self myofascial and static stretch

By Iris Saar, M. Sc. Applied Exercise Science candidate, ACSM CPT, RRCA

Is one "better" or more effective than the other? find out here-

Self-myofascial release (SMR) is a flexibility technique intended to inhibit over active muscles and connective tissues (Clark & Lucett, 2010). The muscles’ sensory organs, known as the Golgi tendon and muscle spindle, react to low-grade, constant pressure applied on specific trigger points and respond by inhibiting the muscle’s length; some evidence supports the claim that following SMR, the muscle becomes more pliable and its range of motion (ROM) increases (Roylance et al., 2013). This has been attributed to an effect of blood resurgence which follows the ischemic pressure applied through SMR and the ultimate increase in an active ROM (Gulick et al., 2011). In the corrective exercise continuum, SMR is an initial tool found in its first step of inhibition. Acute variables to SMR allow the daily application of the method with 30-90 seconds timed pressure. Among the contraindications to SMR are blood cloths, aneurysm, osteoporosis and advanced diabetes (Clark & Lucett, 2010).

Static stretch (SS) is a subsequent flexibility method, positioned at the second phase of the corrective exercise continuum. Its main goal is the lengthening and relaxation of myofascial tissues; similar to SMR, SS can establish an inhibitory reaction through muscular autogenic inhibition (Clark & Lucett, 2010). SS has been found to increase ROM through decreases in muscle stiffness, however this outcome may indeed be detrimental to performance if applied pre-exercise and to certain sports, such as running; additionally, changes in ROM may imply enhanced tolerance to stretch and not necessarily an enlarged ROM (Kay & Blazevich, 2012). Acute variables to SS also allows daily utilization with 1-4 repetitions of 20-30 holds at point of tensions and 60 seconds holds for people over 65 years of age. Among the contraindications to SS are injuries or muscle strains and acute rheumatoid arthritis, with precautions measure of hypertensive patients (Clark & Lucett, 2010).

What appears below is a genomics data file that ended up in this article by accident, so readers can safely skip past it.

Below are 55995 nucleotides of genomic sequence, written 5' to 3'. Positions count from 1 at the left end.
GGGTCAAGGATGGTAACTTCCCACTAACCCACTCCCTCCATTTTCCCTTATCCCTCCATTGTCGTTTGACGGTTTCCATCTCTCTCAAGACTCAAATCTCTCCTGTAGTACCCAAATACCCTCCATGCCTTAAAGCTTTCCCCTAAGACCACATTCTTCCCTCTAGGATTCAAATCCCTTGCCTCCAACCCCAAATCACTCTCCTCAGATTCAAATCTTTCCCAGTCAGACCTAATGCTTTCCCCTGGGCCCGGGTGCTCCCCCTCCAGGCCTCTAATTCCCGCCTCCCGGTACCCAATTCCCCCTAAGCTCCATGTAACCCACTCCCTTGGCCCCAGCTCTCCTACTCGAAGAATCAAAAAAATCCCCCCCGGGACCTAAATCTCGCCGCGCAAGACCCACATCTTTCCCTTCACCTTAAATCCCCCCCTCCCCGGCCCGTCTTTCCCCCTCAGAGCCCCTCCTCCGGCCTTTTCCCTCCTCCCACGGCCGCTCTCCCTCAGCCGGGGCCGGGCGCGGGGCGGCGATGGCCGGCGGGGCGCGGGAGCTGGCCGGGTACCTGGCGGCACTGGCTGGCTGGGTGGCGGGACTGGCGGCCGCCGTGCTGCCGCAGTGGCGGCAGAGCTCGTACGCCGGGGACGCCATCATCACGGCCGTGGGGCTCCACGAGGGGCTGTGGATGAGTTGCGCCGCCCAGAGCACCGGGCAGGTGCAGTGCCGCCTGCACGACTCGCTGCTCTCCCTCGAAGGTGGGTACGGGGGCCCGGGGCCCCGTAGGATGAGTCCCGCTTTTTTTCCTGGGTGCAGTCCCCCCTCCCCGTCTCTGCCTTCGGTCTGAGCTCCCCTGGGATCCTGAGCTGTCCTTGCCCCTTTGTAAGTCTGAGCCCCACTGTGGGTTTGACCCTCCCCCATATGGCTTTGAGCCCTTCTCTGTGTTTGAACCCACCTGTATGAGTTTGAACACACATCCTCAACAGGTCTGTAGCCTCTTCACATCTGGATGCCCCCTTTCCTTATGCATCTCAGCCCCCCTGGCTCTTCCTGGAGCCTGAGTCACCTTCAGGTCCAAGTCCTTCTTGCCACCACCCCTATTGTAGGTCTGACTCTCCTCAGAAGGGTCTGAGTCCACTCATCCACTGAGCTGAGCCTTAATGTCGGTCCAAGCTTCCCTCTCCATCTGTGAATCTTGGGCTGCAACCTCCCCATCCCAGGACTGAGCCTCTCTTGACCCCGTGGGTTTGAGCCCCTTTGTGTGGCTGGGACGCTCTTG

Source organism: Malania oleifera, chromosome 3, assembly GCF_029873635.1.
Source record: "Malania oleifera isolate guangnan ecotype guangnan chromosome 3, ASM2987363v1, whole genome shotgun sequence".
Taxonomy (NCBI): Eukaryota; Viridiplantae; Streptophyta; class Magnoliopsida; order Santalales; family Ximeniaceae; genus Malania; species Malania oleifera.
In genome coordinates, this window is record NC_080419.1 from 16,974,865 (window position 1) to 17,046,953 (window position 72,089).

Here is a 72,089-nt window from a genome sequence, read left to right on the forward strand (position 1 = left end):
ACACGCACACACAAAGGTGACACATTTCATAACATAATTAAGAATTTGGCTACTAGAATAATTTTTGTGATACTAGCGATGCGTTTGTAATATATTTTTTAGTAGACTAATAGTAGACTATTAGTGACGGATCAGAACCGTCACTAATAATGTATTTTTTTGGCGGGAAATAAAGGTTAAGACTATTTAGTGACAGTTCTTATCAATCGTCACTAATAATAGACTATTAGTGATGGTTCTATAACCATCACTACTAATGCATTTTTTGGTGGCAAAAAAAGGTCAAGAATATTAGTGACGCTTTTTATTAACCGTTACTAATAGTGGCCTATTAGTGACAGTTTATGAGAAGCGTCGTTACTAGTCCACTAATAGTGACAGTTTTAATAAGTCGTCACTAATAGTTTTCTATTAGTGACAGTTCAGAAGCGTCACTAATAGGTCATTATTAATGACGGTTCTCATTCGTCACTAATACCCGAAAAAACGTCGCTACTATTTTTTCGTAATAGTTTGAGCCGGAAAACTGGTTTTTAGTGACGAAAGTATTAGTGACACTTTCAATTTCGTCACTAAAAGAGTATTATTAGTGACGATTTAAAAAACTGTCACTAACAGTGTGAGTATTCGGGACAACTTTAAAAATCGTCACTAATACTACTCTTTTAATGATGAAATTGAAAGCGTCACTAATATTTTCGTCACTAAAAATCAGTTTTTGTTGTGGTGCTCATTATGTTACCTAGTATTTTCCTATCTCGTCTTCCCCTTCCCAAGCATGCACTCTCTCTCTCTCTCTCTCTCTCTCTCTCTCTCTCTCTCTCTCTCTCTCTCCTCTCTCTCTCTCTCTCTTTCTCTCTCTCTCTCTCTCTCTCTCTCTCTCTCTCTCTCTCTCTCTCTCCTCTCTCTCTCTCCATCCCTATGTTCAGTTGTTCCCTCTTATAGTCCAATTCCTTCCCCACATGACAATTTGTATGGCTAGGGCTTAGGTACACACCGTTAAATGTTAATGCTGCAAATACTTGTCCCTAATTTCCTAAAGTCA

It is important to note that SMR can, and perhaps should, be used in conjunction with SS. The literature supports this combination; according to Mauntel et al., (2014), SMR may be applied in conjunction with static stretching, positional release therapy (PRT), active release therapy (ART) and trigger point pressure release. While examining ankle ROM, researched compared the flexibility effects of SS alone with SS combined with SMR. While both interventions acutely increased ROM, the combination of SS with SMR, applied through foam rolling, was significantly more effective in post-hoc increases in ankle ROM (Škarabot et al., 2015). It is possible that the physiological rationale for the combination of the two lies in their different effects on the neuromuscular system; SS is known to decrease motor units excitability, discharging rates as well as muscle-tendon unit stiffness (Killen et al., 2019). SMR influence the neuromuscular system through the mechanoreceptors, or interstitial receptors and leads to decreases in sympathetic tone, increased vasodilation and the viscoelasticity of the tissues (Clark & Lucett, 2010). A synergetic and times combination of SS and SMR can therefore amplify those positive effects and minimize detrimental effects on performance related to reduced muscle-tendon stiffness.

One viable issue that might contradict this notion is the implied risk for inner organs when using SMR. SS uses force at a certain end point of tension without direct pressure. SMR, on the contrary, is applied via direct, albeit low-grade, pressure on the muscle’s taut bands or trigger points. While potentially effective in increased ROM, SMR might pose a risk for inner organs which are either sensitive to such pressure or simply may benefit more from in in-direct method such as SS. High mechanical forces applied directly on the myofascial lines do stress the component of the fascia as well as it related lymph nodes, deeper muscles and organs and even venous blood vessels; observation of SMR through Doppler ultrasound found blood flow interruption (Freiwald et al., 2016). This raises the question if the myofascial tissues are suitable for high mechanical forces, particularly in an age where more research in needed to explore the complex role of the fascia. The skill level required to appropriately palpate inner organs is not quite common within the genral population and therefore manual therapy practitioners are better educated and pose another consideration to favor SS over SMR for such musculatures.